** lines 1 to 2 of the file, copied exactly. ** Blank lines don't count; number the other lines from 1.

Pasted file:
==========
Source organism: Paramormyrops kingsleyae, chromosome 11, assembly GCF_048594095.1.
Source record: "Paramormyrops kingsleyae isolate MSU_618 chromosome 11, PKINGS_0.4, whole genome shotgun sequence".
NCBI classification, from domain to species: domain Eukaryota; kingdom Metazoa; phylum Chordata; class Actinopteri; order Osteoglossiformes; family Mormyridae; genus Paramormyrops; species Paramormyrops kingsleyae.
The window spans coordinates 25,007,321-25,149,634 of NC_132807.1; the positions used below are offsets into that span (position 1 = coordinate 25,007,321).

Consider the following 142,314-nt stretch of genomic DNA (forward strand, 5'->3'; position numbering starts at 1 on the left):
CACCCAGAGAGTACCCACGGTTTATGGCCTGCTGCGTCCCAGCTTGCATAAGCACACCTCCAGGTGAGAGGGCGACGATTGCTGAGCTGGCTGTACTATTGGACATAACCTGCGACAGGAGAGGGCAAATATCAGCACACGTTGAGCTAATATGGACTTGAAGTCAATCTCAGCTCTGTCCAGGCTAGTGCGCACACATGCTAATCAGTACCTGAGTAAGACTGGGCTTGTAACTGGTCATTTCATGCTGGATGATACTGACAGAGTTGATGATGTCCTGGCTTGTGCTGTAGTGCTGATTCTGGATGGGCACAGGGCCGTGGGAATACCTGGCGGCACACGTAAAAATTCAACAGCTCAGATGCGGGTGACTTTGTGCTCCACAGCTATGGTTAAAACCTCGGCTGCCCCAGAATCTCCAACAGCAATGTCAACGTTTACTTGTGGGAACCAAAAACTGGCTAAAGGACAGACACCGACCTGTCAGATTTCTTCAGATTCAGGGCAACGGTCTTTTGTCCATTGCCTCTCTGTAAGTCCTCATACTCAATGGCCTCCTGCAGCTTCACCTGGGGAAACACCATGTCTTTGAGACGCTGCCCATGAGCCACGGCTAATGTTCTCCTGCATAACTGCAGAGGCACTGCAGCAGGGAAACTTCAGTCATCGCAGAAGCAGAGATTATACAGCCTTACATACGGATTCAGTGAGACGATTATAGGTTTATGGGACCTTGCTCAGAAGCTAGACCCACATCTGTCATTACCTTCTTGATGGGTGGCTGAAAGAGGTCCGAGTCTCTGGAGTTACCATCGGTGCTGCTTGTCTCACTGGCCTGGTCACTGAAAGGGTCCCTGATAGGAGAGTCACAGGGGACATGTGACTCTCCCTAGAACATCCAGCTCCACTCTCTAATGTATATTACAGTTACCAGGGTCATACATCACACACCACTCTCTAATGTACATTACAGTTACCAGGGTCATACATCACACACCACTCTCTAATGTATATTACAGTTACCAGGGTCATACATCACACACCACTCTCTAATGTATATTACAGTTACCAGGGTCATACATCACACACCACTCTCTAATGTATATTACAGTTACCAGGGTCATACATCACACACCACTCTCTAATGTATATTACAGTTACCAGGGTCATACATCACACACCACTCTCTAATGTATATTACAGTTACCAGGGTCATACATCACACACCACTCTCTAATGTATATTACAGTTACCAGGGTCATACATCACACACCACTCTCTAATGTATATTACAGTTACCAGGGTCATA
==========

Source organism: Paramormyrops kingsleyae, chromosome 11, assembly GCF_048594095.1.
Source record: "Paramormyrops kingsleyae isolate MSU_618 chromosome 11, PKINGS_0.4, whole genome shotgun sequence".